The Easy Button for WAF
At F5, I often think of the old BASF slogan “We don’t make a lot of the products you buy, we make a lot of the products you buy better.” And so it is with BIG-IP and applications. F5 doesn’t make the applications you use, F5 makes the applications you use better. Faster. More available. More secure.
As a security solutions architect, I spend a lot of time thinking about how to use BIG-IP for that last bit: more secure applications. Application security comes in many forms, including TLS encryption to improve confidentiality and pre-authentication to manage access. However, I spend a lot of time thinking, talking, and writing about Web Application Firewall (WAF) and all that it touches. Whether it’s for PCI compliance, bot detection, or overall threat mitigation, many organizations are seeking ways to prevent breaches. Most breaches involving data loss involve an SQL-injection exploit, which can be easily obfuscated to evade an IPS or open-source WAF such as mod_security.
No one wants a fine for failing to meet PCI compliance. And no one wants to be the next victim of a breach that dumps passwords, credit card numbers, or other sensitive data. It’s easier said than done, even if we’ve got the budget to acquire a WAF such as BIG-IP Application Security Manager, we may not have a full-time engineer capable of operating and maintaining BIG-IP ASM. The WAF administrator must possess a unique set of skills spanning the network, application, and security disciplines to understand what is and is not an appropriate and/or effective policy. I’ve written about operational application security challenges before, and most recently declared that WAF as we know it is dead.
We don’t want to be breached. But we don’t have the budget for a WAF and the engineer to attach to it. The application development team doesn’t seem able to patch these vulnerabilities fast enough to keep my CSO’s hair from falling out from risk-related stress.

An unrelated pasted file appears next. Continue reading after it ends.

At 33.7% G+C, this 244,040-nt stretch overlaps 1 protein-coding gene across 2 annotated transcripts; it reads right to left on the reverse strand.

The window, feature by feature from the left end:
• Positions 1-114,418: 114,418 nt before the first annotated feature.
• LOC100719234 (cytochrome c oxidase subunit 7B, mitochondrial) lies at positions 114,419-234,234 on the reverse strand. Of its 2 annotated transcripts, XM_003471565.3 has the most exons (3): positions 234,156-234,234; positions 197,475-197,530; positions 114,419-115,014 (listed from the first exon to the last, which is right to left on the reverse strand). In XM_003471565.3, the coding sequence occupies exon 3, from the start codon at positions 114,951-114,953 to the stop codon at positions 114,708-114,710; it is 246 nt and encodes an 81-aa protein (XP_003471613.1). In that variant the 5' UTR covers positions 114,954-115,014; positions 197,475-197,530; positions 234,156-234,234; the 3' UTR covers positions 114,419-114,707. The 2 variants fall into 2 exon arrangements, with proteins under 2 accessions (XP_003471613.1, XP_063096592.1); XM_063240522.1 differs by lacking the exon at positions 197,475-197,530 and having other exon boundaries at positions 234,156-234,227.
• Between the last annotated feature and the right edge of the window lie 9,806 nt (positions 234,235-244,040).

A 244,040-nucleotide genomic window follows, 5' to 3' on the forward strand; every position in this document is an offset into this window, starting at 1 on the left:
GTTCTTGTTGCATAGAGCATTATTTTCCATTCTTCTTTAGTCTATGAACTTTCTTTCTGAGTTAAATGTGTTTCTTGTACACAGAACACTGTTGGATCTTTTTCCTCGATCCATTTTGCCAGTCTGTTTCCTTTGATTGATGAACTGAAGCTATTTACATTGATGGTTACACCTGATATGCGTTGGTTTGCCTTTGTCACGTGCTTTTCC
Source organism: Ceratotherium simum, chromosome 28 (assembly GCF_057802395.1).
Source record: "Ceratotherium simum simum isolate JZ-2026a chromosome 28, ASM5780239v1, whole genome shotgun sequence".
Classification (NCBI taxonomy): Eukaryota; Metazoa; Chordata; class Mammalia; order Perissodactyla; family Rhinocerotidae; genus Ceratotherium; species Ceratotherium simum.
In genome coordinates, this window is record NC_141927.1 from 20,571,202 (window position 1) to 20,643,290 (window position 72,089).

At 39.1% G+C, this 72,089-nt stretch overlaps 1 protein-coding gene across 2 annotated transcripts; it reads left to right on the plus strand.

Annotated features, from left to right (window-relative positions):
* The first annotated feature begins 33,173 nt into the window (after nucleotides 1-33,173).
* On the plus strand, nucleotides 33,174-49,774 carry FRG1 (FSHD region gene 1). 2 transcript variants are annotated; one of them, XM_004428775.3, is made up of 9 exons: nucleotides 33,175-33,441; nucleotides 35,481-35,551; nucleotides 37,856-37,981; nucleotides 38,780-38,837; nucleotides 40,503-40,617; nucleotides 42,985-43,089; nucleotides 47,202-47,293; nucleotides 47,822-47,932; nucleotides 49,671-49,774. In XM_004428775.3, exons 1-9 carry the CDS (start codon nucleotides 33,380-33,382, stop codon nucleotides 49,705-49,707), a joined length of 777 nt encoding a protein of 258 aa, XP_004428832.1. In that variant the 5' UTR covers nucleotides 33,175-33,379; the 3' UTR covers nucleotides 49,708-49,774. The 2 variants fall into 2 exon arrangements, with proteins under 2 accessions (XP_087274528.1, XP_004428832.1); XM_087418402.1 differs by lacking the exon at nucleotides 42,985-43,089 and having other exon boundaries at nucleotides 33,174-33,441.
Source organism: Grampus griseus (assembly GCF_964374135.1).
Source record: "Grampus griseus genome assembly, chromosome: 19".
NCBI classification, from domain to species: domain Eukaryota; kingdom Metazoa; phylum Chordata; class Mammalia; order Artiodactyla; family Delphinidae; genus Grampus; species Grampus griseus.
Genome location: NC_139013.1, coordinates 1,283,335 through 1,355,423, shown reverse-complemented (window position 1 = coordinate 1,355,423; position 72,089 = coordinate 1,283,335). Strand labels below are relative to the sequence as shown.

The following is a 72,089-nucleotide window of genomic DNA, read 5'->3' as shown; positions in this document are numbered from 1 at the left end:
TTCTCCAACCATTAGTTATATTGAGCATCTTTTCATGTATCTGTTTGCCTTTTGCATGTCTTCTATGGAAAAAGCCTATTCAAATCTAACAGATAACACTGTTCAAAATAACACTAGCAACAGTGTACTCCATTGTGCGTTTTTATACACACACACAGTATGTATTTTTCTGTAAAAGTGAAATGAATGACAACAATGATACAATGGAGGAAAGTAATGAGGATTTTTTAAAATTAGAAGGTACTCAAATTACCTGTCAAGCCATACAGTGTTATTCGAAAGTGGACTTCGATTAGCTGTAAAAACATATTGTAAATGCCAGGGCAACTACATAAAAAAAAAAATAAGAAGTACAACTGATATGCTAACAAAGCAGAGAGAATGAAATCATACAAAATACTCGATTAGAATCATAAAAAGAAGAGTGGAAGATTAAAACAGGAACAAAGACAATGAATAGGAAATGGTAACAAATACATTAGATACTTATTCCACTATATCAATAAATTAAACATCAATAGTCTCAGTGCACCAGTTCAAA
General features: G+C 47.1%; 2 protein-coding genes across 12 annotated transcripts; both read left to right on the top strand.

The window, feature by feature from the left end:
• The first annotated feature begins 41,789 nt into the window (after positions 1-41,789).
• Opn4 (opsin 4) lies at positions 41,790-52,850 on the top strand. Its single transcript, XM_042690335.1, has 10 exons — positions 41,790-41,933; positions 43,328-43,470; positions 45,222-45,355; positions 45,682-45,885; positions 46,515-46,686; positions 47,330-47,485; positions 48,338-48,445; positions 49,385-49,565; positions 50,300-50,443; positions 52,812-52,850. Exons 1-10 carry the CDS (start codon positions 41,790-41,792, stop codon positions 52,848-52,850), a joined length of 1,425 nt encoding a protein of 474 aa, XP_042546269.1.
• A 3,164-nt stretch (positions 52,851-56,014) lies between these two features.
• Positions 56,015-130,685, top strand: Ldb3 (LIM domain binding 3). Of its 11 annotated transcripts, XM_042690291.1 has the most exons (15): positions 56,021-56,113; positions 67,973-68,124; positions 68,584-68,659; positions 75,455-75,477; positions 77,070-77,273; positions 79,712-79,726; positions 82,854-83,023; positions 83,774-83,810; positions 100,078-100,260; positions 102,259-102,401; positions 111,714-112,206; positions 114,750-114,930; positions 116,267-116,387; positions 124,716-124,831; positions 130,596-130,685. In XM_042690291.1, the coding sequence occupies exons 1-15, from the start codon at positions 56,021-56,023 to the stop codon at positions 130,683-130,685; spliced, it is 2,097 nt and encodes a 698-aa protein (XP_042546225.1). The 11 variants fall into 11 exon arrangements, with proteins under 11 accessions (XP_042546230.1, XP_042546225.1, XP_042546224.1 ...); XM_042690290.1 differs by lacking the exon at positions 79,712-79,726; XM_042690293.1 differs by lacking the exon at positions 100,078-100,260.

Where do we go to address this need for application security without the expertise to deploy and manage it?
To the cloud, of course!
You may have heard about F5’s acquisition of Defense.net and the re-launch of the DoS scrubbing service as F5 Silverline. If you haven’t heard, click this FAQ link and get caught up. I’ll wait.
Up to speed? OK, good. Silverline DDoS Protection mitigates those pesky L3/4 volumetric attacks threatening to flood all our ISP links. Silverline WAF is here to go “the last mile” and protect our applications from those nasty L7 attacks, like SQL injection and cross-site scripting (XSS), reigning champions of the OWASP Top Ten. Unlike other cloud-based WAF services you may have heard about, F5 Silverline WAF isn’t based on open source mod_security. It’s the first WAF-aaS based on BIG-IP ASM.
That last part is important for a few reasons:
- BIG-IP ASM isn’t prone to evasion techniques such as the 150 published by former mod_security developer Ivan Ristic at BlackHat in 2012.
- Silverline WAF can easily import any existing BIG-IP ASM policies, and offers obvious future cloud + on-premises integration potential.
- Silverline WAF has access to the full range of bot detection, L7 DoS, client fingerprinting, and other advanced capabilities available in BIG-IP ASM, but not found in open source WAF solutions.
- Silverline WAF isn’t dependent upon a third-party, open-source WAF. F5 controls the development and maintenance of the entire technology stack for Silverline WAF.
F5 Silverline WAF is a fully-managed service, meaning that your team specifies the sites needing protection and the scope of protection required, and the Silverline SOC takes care of the rest. The tight-rope balancing act between the application security budget, talent, and requirements suddenly becomes a whole lot easier. And just in case you were wondering: all F5 Silverline data centers are fully PCI-compliant.